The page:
The optical trap, on the other hand, functions somewhat like the fictional tractor beam in Star Trek. In this case, a focused laser beam locks onto a microsphere attached to one end of the molecule to be studied. The optical trap can then pull on the molecule like a pair of tweezers.
By combining the two techniques, we get the best of both worlds, said Ha, who also is an affiliate of the universitys Institute for Genomic Biology and of the Howard Hughes Medical Institute. Using the optical trap, we can pull on DNA strands with forces as small as half a pico-newton. Using single-molecule fluorescence resonance energy transfer, we can measure the resulting conformational changes with nanometer precision.
By probing the dynamics of the Holliday junction in response to pulling forces in three different directions, the researchers mapped the location of the transition states and deduced the structure of the transient species present during the conformational changes.
Based on our previous studies, we knew the Holliday junction fluctuated between two structures, Ha said, but how it moved from one place to the other, and what intermediates were visited along the pathway, were unknown.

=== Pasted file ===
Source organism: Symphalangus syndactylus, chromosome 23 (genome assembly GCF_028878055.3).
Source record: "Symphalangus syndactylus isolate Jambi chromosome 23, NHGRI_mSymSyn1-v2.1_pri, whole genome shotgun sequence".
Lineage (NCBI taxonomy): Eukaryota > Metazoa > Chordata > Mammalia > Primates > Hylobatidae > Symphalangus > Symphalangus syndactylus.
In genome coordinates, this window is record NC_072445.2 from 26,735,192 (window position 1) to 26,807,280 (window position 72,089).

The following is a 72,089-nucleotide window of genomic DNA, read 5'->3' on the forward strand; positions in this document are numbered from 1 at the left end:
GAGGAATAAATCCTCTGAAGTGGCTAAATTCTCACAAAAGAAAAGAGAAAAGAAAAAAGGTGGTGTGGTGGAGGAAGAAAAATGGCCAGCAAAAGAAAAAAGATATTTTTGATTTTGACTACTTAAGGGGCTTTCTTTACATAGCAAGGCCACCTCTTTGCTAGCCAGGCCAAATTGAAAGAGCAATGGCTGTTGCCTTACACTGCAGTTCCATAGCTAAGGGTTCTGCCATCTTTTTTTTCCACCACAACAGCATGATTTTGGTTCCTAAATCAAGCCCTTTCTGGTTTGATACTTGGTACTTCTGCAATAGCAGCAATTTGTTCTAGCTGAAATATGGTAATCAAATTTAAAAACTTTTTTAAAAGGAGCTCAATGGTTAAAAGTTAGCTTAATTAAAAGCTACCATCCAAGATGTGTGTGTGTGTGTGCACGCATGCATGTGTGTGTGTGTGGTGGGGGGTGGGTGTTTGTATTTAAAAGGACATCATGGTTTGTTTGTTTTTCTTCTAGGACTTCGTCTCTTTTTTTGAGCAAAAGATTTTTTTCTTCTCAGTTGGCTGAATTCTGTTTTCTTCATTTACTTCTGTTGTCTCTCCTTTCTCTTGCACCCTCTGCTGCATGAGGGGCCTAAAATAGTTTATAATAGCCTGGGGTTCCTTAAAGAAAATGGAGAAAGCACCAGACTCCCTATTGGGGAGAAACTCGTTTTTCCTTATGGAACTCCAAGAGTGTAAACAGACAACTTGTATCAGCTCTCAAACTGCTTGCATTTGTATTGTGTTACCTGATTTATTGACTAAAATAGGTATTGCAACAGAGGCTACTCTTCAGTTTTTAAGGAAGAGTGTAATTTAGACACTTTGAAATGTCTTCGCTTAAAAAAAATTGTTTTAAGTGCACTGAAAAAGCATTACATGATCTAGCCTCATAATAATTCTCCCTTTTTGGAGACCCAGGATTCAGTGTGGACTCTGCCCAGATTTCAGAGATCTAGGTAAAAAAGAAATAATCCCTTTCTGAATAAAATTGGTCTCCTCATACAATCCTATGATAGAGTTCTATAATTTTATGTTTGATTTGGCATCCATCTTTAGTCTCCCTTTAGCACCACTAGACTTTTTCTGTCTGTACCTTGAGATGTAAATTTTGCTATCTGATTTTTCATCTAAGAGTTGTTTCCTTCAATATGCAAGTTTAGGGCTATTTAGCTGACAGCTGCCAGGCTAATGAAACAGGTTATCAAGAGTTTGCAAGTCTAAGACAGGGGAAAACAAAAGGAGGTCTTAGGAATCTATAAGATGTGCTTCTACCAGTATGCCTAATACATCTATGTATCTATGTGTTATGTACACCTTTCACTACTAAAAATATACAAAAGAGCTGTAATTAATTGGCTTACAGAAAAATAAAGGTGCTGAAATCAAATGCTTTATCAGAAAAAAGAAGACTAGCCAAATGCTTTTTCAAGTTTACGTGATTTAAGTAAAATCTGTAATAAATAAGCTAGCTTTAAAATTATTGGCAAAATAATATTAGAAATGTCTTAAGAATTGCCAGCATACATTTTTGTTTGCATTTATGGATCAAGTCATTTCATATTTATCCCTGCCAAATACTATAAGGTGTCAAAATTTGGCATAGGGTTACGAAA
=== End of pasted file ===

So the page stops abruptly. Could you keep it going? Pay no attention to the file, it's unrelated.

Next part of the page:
With this latest work, the researchers have deduced the pathway of the conformational flipping of the Holliday junction, and determined the intermediate structure is similar to that of a Holliday junction bound to its own processing enzyme.
The next challenge is to obtain a timeline of movement by force, for example, due to the action of DNA processing enzymes, and correlate it with the enzyme conformational changes simultaneously measured by fluorescence, Ha said.
With Ha, co-authors of the paper are former U. of I. postdoctoral research associate and lead-author Sungchul Hohng (now at Seoul National University); physics professor Klaus Schulten; gr
|Contact: James E. Kloeppel, Physical Sciences Editor|
University of Illinois at Urbana-Champaign